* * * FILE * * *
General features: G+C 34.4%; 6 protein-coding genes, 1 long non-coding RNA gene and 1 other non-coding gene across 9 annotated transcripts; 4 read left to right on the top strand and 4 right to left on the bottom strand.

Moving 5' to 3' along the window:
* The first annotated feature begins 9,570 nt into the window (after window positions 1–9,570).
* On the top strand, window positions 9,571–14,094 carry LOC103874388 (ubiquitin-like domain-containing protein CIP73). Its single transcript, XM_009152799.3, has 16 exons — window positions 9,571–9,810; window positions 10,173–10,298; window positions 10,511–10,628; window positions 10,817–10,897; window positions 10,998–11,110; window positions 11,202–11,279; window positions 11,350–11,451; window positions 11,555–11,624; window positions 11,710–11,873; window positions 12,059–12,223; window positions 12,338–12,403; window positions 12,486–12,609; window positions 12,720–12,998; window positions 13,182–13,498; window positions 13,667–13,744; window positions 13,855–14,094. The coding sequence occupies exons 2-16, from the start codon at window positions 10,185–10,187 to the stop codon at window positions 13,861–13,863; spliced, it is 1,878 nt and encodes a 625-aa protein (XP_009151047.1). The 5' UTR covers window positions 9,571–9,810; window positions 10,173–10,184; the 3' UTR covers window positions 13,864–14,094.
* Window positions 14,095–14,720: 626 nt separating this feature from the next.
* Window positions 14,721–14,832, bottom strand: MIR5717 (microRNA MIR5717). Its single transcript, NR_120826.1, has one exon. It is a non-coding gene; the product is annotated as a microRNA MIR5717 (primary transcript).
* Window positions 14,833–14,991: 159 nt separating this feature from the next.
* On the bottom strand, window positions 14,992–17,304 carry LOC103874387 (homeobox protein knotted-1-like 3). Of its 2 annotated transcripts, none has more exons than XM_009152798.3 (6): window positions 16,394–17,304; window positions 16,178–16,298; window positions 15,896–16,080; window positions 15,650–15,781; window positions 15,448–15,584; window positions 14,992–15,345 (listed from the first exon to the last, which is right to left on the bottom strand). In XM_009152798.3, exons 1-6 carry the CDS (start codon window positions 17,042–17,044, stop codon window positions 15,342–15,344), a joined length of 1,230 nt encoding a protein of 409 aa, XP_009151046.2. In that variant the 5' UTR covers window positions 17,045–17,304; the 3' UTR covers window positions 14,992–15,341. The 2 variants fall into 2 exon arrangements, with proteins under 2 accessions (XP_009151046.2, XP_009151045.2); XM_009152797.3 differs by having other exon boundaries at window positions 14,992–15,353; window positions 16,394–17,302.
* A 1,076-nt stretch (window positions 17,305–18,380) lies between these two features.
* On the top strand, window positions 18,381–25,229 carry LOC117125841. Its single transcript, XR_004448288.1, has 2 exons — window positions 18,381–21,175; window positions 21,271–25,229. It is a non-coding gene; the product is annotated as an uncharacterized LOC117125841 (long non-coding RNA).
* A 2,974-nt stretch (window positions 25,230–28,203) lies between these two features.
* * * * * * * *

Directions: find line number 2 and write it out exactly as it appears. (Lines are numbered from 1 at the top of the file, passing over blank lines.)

Moving 5' to 3' along the window: